So we’re at the start of act three and we know the ending from the start. Of course Lisa is going to not take the fall, and of course she’s not going to win. But let’s think this through. It’s not like the scholarship is coming from ill-gotten means, like Lisa’s dilemma on whether to accept Burns’ money in “The Old Man and the Lisa.” It’s also not clear on exactly what she gets if she wins the Spell-ympics. Just the trophy? Is that it? So she can either win the competition and get a trophy that will sit on her shelf and collect dust, or she can flub a word and get a full scholarship to a school she knows full well her parents can’t afford, but that academically she would be accepted to. Honestly, I would have just taken the fall. I know Lisa’s a girl of integrity, and it wouldn’t be much of an ending if she sold out, but really, come on. It would be totally excusable and satisfying if she did that. But regardless, Lisa returns home to find that the town still thinks she’s great! Overall, this show’s a bit dry and thin, and I have my own issues with the ending, clearly, but it’s an alright episode, with its share of laughs, and even manages to cram in a little sweet Homer-Lisa moment at the end, when Homer chooses his daughter over his last chance at some sweet Ribwich goodness.
Tidbits and Quotes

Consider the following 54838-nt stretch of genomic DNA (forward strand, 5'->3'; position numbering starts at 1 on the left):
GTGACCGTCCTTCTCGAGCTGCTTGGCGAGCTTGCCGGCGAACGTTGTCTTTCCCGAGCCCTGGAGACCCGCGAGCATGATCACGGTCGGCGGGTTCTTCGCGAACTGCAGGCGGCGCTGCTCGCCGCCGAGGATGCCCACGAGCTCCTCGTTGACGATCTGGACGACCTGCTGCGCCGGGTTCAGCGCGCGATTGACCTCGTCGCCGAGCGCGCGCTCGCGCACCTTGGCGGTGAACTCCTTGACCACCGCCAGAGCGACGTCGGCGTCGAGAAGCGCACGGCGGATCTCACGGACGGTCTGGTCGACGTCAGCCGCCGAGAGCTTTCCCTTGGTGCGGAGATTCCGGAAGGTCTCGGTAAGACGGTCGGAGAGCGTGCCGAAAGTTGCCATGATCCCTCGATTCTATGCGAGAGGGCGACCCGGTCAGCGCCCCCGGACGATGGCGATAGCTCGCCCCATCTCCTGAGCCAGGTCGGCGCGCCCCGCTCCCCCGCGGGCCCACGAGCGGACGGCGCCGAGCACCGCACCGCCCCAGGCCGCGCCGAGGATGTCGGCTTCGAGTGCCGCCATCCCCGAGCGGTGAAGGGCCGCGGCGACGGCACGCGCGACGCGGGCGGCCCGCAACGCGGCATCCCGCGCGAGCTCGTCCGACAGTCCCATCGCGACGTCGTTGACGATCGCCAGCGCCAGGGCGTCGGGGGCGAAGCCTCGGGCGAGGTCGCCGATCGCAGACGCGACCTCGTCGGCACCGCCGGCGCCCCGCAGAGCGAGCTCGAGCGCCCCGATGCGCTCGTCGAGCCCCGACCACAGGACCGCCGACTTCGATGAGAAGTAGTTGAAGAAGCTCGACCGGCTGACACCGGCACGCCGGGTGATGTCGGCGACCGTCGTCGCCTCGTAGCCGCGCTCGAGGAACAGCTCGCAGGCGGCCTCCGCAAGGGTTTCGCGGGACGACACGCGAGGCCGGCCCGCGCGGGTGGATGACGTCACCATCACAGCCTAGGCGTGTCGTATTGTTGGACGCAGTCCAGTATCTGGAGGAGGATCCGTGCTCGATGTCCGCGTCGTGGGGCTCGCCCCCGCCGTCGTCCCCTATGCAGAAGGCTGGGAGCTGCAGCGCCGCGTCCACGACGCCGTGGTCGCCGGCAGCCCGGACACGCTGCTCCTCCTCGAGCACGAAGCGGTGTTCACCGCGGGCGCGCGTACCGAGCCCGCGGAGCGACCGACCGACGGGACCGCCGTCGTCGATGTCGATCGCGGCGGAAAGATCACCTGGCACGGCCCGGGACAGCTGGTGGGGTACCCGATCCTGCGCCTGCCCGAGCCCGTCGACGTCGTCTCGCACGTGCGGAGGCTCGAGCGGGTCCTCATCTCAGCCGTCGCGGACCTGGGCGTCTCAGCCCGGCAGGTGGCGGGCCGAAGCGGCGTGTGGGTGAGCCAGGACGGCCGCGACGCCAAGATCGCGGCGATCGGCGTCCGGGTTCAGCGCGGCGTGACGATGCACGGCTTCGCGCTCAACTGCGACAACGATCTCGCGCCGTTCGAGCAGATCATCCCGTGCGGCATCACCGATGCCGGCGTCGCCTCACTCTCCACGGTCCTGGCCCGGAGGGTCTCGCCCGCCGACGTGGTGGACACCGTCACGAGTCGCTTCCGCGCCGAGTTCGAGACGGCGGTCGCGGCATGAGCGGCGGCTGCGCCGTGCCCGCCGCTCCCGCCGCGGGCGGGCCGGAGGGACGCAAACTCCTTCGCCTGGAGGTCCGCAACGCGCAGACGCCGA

– This is our first appearance of Elvira “parody” Booberella. Parody is in quote, since the great observation they made is that Elvira has big tits, and wore outfits that showed them prominently. I’ll admit, I was slightly amused by MacNeille’s performance the first time around, but for some reason, this character kept coming back. Why, I don’t know, but I guess the “Boooooobs!” schtick had legs. So there you go, our great new female characters for the later seasons: Lindsay Naegle, Cookie Kwan, the Crazy Cat Lady, and Booberella.
– I like the Ribwich commercial, with the product being made in some kind of steel mill, completely divorced from any kind of natural cooking process whatsoever. Krusty approves (“I don’t mind the taste!”)
– Great how Milhouse chokes on the word… “choke.” He is laughed at incessantly by the children. Skinner opposes at first (“Stop laughing! It will scar him for life!”) until he eventually gives in to a good chuckle himself. The animation of Milhouse slowly and despondently walking off stage in the background is pretty amazing.